Electricity utility Eskom says the measures announced by President Cyril Ramaphosa will enable it to intensify its maintenance efforts to drive improvements to the energy availability factor (EAF) across its coal fleet, where the performance has been “disappointing”.
In a statement released to express its support for the interventions announced on July 25, Eskom said it was placing significant emphasis on recovering the EAF.
Ramaphosa announced that Eskom would, over the next 12 months, increase the budget allocated for critical maintenance to increase the reliability of its generation capacity.
“We are cutting red tape that has made it difficult for Eskom to buy maintenance spares and
equipment within the required period to effect repairs,” the President added.
It was also announced that the utility was recruiting skilled personnel, including former senior Eskom plant managers and engineers from the private sector, to “help to ensure that world-class operating and maintenance procedures are reinstated”.
In a statement, Eskom said the measures announced by the President would enable it to intensify its maintenance efforts to drive improvements in the EAF.
The utility confirmed that it had already reached out to the National Society of Black Engineers (NSBE) to determine if its members were interested in assisting Eskom to bolster its skills.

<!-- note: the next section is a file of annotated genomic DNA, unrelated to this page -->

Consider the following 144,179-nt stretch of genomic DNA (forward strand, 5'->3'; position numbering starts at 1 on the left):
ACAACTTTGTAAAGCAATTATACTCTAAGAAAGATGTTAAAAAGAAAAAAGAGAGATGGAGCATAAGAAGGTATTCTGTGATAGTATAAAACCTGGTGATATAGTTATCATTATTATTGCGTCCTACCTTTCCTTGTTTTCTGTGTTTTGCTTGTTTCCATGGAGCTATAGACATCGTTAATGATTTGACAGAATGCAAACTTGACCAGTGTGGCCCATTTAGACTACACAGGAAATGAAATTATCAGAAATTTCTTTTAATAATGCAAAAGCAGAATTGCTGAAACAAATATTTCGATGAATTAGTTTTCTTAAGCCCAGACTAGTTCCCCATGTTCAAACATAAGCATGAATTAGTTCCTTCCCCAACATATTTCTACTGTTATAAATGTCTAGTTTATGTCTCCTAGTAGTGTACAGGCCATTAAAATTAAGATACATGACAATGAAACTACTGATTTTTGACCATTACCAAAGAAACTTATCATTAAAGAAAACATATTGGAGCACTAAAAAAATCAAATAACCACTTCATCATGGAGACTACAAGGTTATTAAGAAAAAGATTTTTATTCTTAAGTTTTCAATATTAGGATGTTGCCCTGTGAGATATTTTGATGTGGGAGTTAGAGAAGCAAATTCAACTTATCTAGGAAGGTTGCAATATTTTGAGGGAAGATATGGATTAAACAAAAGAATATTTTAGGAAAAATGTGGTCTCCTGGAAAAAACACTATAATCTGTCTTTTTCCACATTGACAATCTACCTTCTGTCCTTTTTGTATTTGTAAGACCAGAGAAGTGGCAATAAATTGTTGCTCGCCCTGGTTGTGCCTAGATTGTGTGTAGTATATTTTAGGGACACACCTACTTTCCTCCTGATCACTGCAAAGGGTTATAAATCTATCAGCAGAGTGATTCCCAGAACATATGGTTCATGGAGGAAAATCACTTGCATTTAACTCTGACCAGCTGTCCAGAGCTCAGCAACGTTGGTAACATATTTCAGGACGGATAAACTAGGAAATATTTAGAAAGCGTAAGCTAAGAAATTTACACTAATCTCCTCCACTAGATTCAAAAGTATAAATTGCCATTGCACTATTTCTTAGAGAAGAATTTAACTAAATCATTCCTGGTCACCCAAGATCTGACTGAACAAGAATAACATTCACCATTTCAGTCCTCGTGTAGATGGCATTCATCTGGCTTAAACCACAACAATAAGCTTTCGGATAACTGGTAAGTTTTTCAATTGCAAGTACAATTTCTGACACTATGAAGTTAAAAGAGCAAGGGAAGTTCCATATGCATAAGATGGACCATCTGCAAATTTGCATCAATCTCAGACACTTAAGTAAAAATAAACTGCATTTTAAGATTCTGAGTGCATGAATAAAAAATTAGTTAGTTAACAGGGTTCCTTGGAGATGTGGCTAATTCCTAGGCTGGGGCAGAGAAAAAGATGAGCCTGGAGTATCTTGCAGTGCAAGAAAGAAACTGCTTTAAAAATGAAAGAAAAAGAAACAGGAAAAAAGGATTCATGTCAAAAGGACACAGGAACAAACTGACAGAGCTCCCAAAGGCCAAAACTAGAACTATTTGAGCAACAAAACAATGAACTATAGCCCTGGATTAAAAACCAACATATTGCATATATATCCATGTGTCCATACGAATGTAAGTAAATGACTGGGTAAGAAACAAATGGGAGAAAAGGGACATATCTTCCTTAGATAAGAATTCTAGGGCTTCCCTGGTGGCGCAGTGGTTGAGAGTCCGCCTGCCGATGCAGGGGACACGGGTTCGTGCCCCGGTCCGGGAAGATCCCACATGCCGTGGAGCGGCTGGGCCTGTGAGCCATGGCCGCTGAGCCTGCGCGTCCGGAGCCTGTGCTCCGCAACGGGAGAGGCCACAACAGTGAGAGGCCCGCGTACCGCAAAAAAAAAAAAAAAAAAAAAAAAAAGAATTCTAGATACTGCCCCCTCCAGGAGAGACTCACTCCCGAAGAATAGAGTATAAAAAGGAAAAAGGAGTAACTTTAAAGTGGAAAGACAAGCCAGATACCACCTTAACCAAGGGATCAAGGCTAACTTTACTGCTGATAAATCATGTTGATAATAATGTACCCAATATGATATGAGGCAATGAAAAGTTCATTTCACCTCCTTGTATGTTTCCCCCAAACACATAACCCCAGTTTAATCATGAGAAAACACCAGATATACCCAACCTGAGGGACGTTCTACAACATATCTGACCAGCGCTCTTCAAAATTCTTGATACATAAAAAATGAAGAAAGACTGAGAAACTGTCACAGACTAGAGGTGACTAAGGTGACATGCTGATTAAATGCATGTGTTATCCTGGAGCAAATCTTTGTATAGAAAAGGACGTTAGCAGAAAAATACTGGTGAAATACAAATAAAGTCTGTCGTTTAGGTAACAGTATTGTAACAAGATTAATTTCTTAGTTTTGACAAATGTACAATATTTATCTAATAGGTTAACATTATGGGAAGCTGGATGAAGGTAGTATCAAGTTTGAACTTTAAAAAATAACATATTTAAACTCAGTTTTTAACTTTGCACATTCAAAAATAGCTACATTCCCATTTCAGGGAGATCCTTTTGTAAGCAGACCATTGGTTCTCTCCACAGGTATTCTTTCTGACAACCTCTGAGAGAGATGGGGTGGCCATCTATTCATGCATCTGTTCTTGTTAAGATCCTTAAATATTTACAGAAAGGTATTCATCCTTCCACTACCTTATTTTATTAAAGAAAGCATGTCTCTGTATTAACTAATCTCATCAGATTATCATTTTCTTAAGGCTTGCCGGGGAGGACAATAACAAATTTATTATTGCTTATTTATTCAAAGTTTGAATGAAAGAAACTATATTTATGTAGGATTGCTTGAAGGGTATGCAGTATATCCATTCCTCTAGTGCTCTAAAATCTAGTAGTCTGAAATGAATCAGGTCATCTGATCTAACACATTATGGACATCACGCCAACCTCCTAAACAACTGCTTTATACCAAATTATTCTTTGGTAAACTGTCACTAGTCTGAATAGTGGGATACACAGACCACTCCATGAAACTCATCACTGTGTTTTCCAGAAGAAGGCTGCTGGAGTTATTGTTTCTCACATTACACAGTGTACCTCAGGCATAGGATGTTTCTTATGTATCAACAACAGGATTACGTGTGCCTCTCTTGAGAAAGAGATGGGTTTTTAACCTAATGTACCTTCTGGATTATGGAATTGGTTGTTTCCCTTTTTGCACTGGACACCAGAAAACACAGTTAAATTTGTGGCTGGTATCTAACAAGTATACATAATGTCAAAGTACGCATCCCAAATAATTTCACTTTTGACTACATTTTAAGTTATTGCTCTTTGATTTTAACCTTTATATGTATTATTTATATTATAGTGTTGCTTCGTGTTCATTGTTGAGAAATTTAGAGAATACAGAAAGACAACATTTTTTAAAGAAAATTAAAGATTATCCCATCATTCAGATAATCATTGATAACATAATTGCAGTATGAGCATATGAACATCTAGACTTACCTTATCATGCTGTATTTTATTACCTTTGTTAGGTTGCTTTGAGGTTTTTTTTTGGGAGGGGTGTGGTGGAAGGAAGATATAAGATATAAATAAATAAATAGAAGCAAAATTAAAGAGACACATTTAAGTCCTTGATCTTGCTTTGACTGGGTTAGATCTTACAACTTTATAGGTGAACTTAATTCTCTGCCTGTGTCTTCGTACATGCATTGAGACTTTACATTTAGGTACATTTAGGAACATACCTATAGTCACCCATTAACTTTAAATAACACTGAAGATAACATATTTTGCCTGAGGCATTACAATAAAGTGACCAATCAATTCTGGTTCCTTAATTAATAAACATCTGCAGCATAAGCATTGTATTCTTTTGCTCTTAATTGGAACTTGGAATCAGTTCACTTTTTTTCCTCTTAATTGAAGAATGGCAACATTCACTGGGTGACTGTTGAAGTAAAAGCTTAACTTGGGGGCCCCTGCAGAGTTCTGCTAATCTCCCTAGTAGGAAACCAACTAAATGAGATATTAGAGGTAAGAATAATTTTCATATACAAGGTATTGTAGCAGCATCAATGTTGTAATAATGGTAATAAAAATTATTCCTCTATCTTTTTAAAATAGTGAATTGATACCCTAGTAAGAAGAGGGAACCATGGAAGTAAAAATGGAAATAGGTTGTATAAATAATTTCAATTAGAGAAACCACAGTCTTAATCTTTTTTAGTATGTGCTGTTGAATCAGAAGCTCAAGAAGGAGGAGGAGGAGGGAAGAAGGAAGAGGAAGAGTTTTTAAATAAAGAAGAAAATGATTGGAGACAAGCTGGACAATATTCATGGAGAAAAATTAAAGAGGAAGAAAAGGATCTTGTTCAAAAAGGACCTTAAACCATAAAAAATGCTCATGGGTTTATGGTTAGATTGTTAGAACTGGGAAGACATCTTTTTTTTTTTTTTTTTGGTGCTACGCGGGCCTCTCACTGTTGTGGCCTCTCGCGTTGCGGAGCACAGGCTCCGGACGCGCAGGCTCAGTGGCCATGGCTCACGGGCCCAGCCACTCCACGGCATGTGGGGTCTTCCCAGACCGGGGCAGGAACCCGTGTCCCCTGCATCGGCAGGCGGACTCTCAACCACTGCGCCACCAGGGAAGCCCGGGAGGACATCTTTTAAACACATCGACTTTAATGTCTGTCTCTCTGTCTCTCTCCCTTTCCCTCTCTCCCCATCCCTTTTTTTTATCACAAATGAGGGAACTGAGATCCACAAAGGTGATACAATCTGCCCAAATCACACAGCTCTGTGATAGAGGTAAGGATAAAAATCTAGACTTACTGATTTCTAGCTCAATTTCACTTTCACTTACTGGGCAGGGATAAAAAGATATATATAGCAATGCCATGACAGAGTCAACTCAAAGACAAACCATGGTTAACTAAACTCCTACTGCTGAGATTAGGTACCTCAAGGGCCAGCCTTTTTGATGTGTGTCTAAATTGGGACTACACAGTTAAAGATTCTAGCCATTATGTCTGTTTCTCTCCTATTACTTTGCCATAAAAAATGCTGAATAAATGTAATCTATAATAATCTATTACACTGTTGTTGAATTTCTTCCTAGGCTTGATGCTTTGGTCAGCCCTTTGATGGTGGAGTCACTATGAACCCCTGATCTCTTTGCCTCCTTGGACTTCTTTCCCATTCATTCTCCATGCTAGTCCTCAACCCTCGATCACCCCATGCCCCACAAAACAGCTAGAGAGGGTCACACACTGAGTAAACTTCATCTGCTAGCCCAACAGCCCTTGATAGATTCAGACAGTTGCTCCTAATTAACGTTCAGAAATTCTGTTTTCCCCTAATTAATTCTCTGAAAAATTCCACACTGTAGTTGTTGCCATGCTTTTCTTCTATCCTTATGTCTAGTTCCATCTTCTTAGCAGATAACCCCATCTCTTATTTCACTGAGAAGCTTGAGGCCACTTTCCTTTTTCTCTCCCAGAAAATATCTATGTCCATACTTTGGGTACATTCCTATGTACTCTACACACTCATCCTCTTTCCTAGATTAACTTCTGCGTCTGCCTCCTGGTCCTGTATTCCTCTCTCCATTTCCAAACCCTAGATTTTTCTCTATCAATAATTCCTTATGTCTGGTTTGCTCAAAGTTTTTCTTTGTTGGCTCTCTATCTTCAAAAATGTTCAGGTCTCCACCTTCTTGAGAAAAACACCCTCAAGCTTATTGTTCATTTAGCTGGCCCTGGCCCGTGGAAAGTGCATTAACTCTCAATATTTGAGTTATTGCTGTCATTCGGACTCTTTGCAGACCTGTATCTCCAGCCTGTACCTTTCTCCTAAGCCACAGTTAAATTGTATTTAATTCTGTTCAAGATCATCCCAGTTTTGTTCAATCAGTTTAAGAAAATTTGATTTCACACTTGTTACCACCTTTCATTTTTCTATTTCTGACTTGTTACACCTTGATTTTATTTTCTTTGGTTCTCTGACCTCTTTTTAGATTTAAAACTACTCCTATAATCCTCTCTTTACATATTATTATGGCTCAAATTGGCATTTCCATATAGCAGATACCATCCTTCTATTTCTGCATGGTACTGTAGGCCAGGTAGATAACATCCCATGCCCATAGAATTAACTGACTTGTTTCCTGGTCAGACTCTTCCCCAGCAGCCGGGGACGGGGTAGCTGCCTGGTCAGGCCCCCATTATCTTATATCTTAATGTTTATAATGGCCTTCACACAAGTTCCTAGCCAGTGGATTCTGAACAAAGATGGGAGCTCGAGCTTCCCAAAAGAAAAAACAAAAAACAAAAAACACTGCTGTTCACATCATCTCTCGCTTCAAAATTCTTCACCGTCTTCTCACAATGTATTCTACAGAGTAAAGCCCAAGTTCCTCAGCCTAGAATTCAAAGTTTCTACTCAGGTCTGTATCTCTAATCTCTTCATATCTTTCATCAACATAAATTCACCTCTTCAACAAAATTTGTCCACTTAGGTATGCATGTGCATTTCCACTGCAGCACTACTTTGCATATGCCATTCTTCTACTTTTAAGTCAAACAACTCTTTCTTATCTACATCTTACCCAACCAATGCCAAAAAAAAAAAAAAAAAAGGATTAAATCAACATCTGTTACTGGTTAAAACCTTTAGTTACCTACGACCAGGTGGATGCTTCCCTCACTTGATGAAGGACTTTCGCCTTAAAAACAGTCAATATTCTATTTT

During a recent meeting between Eskom and NSBE, the utility highlighted that it had a shortage of technical skills to conduct maintenance and refurbishments on the aging coal fleet.
Eskom also made a commitment to putting concrete plans in place to improve staff morale, and it was agreed that plans to bring back retired artisans and engineers would be carefully managed “with buy in from current employees and unions”.
Ahead of the President’s speech, Public Enterprises Minister Pravin Gordhan denied that he had specifically approached Solidarity for a list of skilled personnel and insisted that he had made a call to all organisations for skills to support Eskom, regardless of race.
Meanwhile, Eskom said the reforms announced by the President, many of which had been raised by CEO André de Ruyter as possible remedies earlier in the year, would go a long way towards easing the power generation constraints the country had been grappling with for some 14 years.
The utility described as “particularly pleasing” that it would be empowered to speedily acquire additional generation capacity from existing independent power producers (IPPs) with excess capacity, as well as to acquire spares and equipment from original equipment manufacturers.
“Eskom’s efforts to acquire battery energy storage systems (BESS) are already at an advanced stage, with further tranches of BESS roll-out to follow imminently.
“Furthermore, as the President announced, Eskom has already released land with grid connections for long-term leases by independent power producers, with more to follow in the near future.”
Meanwhile, Eskom argued that the move to remove limits to private sector electricity generation would help unlock investments, create jobs during the construction and help lower the cost of electricity in the long term.
Eskom confirmed that it had significantly shortened the time required for IPPs to obtain cost estimate letters and budget quotes for grid access and said it was committed to optimising the process even further.